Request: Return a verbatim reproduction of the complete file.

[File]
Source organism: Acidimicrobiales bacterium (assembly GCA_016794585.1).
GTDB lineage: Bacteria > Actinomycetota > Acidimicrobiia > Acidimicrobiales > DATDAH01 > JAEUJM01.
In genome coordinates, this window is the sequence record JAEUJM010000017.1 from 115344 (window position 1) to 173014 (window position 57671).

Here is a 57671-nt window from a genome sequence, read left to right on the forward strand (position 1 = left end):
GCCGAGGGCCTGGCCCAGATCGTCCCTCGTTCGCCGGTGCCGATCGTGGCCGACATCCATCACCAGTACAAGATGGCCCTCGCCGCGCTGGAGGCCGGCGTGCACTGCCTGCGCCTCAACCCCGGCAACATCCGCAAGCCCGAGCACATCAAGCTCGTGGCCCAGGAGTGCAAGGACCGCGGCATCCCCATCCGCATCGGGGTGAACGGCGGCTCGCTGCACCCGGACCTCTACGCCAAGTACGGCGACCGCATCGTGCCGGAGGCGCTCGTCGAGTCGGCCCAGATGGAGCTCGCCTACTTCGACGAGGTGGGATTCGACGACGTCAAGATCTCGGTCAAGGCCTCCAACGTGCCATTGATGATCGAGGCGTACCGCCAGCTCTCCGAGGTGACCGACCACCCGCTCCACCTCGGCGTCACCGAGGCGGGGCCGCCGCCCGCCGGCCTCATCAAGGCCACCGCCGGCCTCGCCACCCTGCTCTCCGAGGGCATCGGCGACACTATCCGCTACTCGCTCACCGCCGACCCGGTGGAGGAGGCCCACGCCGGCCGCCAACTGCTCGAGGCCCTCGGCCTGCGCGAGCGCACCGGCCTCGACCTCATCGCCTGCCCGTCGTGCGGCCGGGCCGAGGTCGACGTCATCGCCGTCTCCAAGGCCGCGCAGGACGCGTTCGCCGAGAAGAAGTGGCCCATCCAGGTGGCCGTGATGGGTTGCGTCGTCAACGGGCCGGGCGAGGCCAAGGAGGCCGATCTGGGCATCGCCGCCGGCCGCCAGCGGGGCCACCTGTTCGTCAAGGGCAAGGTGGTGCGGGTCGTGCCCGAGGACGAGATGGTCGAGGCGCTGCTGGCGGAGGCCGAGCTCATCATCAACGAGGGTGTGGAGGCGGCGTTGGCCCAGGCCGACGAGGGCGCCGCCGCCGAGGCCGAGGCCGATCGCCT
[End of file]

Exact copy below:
Source organism: Acidimicrobiales bacterium (assembly GCA_016794585.1).
GTDB lineage: Bacteria > Actinomycetota > Acidimicrobiia > Acidimicrobiales > DATDAH01 > JAEUJM01.
In genome coordinates, this window is the sequence record JAEUJM010000017.1 from 115344 (window position 1) to 173014 (window position 57671).

Here is a 57671-nt window from a genome sequence, read left to right on the forward strand (position 1 = left end):
GCCGAGGGCCTGGCCCAGATCGTCCCTCGTTCGCCGGTGCCGATCGTGGCCGACATCCATCACCAGTACAAGATGGCCCTCGCCGCGCTGGAGGCCGGCGTGCACTGCCTGCGCCTCAACCCCGGCAACATCCGCAAGCCCGAGCACATCAAGCTCGTGGCCCAGGAGTGCAAGGACCGCGGCATCCCCATCCGCATCGGGGTGAACGGCGGCTCGCTGCACCCGGACCTCTACGCCAAGTACGGCGACCGCATCGTGCCGGAGGCGCTCGTCGAGTCGGCCCAGATGGAGCTCGCCTACTTCGACGAGGTGGGATTCGACGACGTCAAGATCTCGGTCAAGGCCTCCAACGTGCCATTGATGATCGAGGCGTACCGCCAGCTCTCCGAGGTGACCGACCACCCGCTCCACCTCGGCGTCACCGAGGCGGGGCCGCCGCCCGCCGGCCTCATCAAGGCCACCGCCGGCCTCGCCACCCTGCTCTCCGAGGGCATCGGCGACACTATCCGCTACTCGCTCACCGCCGACCCGGTGGAGGAGGCCCACGCCGGCCGCCAACTGCTCGAGGCCCTCGGCCTGCGCGAGCGCACCGGCCTCGACCTCATCGCCTGCCCGTCGTGCGGCCGGGCCGAGGTCGACGTCATCGCCGTCTCCAAGGCCGCGCAGGACGCGTTCGCCGAGAAGAAGTGGCCCATCCAGGTGGCCGTGATGGGTTGCGTCGTCAACGGGCCGGGCGAGGCCAAGGAGGCCGATCTGGGCATCGCCGCCGGCCGCCAGCGGGGCCACCTGTTCGTCAAGGGCAAGGTGGTGCGGGTCGTGCCCGAGGACGAGATGGTCGAGGCGCTGCTGGCGGAGGCCGAGCTCATCATCAACGAGGGTGTGGAGGCGGCGTTGGCCCAGGCCGACGAGGGCGCCGCCGCCGAGGCCGAGGCCGATCGCCT